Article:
CT to improve access to the internet, build and deploy broadband infrastructure


| Photo by Marc-Olivier Jodoin on Unsplash

HARTFORD, CT—Nearly $41 million would be available to fund Connecticut’s projects to improve access to high-speed internet and the construction and deployment of broadband infrastructure designed to support universal access to affordable, resilient, and reliable broadband.

According to a media release, the funding would be administered by the Connecticut Department of Energy and Environmental Protection (DEEP) through its ConneCTed Communities Grant Program, which will prioritize underserved areas, focusing on those who have historically faced barriers to digital access.

“This program is not only about getting people connected to the internet, but it also paves the way for a more inclusive society, where everyone has equal access to information, resources, and opportunities,” Governor Ned Lamont said. “Through increased connectivity, Connecticut’s towns and cities will be stronger, more resilient, and better positioned to engage in today’s increasingly digitized world.”

These projects must be designed to connect residents and businesses to internet access with speeds of at least 100 megabits per second (Mbps) for downloads and 100Mbps for uploads. Applicants must be eligible to receive capital project funds, including local governments, private entities, and nonprofit organizations. Partnerships between public and private entities are encouraged.

“This grant program will provide residents and businesses with the tools they need to access critical services and stay connected. By breaking down digital barriers, more residents will be able to access essential community services, more students will be able to thrive in their academic activities, and more businesses will be able to pursue innovations that keep them competitive,” DEEP Commissioner Katie Dykes said.

Added Dykes, “ConneCTed Communities Grant Program was developed to complement the forthcoming Broadband Equity, Access, and Deployment Program with the goal of reaching every unserved and underserved location in the state. We’re excited to bring broadband access to those who need it right now, and to prepare our communities with the infrastructure they’ll need in the years to come.”

Applications are now being accepted and must be submitted to DEEP by April 30, 2024, at 4:30 p.m. Potential applicants will receive more information on the program during a webinar on March 20, 2024, at 10:00 a.m.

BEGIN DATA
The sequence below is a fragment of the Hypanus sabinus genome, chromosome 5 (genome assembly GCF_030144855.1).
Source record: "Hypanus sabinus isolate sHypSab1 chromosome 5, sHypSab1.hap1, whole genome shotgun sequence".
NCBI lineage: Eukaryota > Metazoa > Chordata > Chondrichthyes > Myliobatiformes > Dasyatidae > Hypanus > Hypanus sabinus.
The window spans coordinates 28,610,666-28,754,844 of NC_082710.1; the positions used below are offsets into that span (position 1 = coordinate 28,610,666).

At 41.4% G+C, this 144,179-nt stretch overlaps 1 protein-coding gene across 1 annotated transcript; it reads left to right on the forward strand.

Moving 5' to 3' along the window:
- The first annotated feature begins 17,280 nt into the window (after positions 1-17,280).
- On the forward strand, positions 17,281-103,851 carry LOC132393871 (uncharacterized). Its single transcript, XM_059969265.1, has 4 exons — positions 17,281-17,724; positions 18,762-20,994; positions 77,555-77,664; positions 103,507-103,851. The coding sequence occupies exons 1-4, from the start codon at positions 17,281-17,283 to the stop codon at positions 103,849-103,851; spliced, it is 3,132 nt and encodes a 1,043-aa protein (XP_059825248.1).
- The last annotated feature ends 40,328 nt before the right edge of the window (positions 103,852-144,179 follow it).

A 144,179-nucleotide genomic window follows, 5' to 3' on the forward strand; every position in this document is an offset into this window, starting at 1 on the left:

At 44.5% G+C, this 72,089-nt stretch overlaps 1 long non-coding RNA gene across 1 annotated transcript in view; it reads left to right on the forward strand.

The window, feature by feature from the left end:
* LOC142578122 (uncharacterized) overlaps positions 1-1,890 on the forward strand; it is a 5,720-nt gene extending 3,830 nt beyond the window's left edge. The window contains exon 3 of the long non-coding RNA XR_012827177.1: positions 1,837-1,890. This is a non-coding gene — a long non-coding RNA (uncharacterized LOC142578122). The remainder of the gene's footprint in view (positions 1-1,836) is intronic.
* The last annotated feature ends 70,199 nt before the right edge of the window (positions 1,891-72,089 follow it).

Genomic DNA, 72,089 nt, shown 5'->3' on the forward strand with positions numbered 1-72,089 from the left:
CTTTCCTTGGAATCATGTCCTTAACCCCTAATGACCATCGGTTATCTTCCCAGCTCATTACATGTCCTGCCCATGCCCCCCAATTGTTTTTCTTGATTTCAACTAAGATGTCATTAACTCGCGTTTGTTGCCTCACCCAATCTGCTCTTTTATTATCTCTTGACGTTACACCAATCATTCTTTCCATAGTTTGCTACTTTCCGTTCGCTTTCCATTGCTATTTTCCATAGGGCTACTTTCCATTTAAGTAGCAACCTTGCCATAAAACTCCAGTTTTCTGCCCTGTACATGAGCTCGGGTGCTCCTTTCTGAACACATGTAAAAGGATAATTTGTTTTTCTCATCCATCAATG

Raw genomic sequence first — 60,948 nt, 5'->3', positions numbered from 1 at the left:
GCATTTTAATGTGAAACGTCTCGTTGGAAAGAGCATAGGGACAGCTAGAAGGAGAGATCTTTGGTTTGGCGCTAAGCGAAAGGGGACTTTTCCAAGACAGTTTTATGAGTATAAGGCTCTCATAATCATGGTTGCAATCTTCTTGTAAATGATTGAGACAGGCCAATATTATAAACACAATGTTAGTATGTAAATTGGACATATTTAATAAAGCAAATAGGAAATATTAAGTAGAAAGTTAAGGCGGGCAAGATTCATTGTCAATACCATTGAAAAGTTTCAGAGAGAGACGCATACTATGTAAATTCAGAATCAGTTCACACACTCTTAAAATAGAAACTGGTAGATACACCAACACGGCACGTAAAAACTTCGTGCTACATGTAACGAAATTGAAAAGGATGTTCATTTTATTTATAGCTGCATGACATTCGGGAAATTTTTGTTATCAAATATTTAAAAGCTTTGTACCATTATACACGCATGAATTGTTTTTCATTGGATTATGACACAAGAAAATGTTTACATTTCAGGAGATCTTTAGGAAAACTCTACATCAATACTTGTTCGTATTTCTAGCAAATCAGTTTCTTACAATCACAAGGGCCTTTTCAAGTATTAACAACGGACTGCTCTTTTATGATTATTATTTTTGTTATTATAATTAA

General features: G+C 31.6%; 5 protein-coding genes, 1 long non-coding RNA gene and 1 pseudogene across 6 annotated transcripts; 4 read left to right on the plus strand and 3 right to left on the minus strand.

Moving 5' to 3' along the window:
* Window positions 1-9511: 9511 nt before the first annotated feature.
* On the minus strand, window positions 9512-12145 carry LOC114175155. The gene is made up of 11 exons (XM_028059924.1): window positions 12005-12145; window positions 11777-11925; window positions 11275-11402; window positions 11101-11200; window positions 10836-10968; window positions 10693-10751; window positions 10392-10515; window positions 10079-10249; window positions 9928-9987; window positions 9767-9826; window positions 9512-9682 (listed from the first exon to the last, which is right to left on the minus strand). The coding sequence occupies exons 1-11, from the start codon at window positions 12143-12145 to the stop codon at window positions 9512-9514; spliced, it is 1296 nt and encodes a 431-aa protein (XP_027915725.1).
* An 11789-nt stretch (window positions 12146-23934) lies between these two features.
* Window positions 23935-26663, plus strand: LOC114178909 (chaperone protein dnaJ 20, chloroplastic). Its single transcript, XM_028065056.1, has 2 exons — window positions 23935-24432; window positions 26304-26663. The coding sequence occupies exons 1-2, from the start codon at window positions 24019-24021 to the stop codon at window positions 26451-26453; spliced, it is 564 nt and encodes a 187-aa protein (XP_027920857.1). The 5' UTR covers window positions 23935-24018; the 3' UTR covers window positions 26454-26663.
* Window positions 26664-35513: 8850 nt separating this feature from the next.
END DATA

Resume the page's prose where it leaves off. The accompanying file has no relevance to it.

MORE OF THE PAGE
For information on the application process and the webinar, visit portal.ct.gov/DEEP/Energy/Broadband-Deployment/ConneCTed-Communities-Grant-Program.

Additionally, Lamont announced that the Broadband Equity Access and Deployment (BEAD) Program Challenge Process will begin accepting challenges on April 1, 2024.

The nearly $41 million in American Rescue Plan Act (ARPA) funding through the ConneCTed Communities Grant Program, Connecticut was allocated $144 million through the federal Infrastructure Investment and Jobs Act to expand high-speed internet access across the state.

The Challenge Process allows stakeholders in Connecticut to identify and correct inaccuracies on the broadband map. The updated map will determine which locations are eligible for funding through the BEAD program. Eligible challengers include local governments, tribal governments, nonprofits, and broadband service providers.

While National Telecommunications and Information Administration program requirements do not allow individuals to submit challenges directly, residents of Connecticut are encouraged to work with eligible challengers to identify inaccuracies.

For more information on the BEAD Program Challenge Process, visit portal.ct.gov/DEEP/Energy/Broadband-Deployment/BEAD-Program.

–With Ricky Rillera/PDM

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